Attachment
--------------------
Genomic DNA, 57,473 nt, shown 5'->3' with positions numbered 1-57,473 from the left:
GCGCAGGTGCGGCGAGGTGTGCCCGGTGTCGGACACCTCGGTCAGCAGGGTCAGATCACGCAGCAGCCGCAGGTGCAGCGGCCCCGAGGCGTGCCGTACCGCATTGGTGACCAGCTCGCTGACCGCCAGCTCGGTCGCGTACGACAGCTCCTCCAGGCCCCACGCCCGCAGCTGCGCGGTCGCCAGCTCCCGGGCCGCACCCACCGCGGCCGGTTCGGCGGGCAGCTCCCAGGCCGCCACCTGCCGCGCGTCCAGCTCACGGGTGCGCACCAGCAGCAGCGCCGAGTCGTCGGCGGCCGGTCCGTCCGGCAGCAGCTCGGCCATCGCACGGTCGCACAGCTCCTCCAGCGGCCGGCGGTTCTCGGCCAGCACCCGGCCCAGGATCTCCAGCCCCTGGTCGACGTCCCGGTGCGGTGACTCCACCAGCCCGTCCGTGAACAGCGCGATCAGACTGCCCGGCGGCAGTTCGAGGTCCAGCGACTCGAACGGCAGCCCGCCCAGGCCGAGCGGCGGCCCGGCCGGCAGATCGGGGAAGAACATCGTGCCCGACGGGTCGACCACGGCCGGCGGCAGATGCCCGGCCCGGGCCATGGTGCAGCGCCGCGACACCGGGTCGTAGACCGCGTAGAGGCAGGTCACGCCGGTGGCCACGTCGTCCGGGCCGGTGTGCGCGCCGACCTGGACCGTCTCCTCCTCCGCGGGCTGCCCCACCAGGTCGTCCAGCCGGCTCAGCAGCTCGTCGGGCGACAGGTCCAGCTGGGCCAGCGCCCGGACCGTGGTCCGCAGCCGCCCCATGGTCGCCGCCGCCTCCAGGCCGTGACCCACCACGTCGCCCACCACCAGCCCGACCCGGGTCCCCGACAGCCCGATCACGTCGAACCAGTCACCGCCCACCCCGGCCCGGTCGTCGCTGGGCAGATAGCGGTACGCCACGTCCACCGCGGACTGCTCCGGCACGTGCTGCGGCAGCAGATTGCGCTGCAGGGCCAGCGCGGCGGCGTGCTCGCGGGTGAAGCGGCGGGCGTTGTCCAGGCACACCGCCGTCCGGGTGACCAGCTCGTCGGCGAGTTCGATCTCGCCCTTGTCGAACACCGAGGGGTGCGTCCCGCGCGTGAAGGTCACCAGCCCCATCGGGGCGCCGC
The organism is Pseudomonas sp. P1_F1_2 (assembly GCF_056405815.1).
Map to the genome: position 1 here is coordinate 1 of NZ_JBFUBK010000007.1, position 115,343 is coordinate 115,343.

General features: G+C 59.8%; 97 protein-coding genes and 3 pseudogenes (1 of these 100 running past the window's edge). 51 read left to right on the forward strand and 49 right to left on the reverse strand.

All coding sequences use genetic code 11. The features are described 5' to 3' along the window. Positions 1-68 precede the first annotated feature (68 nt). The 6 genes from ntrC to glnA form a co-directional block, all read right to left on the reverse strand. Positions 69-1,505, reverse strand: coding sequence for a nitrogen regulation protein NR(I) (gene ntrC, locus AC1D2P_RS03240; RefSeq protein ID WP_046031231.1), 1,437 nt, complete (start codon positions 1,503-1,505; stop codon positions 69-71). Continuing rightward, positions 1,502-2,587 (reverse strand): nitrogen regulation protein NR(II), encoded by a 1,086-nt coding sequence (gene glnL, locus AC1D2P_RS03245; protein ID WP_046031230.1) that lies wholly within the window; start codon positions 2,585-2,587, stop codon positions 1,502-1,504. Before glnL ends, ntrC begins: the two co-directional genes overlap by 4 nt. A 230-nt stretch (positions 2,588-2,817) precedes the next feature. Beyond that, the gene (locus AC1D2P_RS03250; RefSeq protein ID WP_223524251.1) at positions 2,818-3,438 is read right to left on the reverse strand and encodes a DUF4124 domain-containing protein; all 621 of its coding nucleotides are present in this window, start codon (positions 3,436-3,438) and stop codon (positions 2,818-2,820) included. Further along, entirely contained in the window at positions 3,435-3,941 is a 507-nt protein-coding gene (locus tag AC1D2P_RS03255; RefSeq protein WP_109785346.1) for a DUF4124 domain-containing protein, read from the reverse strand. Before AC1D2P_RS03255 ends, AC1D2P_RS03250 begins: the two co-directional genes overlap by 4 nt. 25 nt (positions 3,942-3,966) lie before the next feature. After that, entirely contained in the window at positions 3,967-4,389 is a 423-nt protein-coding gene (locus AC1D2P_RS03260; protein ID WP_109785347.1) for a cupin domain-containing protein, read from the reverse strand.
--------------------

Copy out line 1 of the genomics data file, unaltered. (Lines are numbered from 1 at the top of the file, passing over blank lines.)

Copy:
Genomic DNA, 57,473 nt, shown 5'->3' with positions numbered 1-57,473 from the left: